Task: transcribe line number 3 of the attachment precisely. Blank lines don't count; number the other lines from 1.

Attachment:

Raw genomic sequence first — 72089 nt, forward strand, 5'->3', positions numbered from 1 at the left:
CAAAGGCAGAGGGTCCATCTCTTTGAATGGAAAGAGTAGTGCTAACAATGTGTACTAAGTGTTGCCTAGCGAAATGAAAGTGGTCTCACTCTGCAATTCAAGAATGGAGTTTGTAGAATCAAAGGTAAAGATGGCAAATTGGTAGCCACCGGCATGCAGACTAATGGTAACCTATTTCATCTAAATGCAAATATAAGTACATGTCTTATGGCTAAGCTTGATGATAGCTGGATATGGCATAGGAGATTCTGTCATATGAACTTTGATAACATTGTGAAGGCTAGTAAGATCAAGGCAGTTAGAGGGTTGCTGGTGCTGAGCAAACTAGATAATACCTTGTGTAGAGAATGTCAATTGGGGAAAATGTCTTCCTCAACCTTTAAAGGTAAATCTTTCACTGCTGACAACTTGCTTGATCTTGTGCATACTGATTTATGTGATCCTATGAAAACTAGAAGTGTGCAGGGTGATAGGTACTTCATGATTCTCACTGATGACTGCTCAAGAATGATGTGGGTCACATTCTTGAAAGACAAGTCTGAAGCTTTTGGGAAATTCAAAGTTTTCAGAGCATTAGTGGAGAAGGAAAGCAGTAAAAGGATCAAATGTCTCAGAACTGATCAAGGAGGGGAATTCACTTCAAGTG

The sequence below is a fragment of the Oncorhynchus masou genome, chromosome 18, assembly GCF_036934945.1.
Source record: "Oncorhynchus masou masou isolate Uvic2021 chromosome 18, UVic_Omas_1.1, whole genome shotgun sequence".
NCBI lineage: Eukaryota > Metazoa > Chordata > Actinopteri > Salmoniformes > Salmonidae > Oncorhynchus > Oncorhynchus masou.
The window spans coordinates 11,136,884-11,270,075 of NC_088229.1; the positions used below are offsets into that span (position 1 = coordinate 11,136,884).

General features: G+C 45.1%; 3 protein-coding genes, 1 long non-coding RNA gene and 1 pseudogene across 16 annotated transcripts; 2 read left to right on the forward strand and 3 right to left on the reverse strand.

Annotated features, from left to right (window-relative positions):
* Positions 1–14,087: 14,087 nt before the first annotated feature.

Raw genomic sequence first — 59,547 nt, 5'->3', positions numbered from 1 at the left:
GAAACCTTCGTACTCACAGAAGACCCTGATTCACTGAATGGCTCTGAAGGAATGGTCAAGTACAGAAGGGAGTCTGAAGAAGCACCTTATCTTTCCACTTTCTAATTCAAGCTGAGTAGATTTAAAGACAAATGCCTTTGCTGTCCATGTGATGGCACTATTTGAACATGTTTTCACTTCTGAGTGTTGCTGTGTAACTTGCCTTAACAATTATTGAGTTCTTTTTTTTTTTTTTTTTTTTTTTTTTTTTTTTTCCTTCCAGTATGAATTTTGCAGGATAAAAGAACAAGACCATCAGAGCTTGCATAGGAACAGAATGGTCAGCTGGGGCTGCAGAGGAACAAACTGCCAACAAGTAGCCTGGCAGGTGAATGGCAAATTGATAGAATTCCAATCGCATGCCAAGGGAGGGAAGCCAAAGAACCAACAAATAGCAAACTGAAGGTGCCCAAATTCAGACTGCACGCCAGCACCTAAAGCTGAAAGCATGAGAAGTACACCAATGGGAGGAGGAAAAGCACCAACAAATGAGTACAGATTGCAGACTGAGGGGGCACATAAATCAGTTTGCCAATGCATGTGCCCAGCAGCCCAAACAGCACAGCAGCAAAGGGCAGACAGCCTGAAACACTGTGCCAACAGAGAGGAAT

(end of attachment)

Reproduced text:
The sequence below is a fragment of the Oncorhynchus masou genome, chromosome 18, assembly GCF_036934945.1.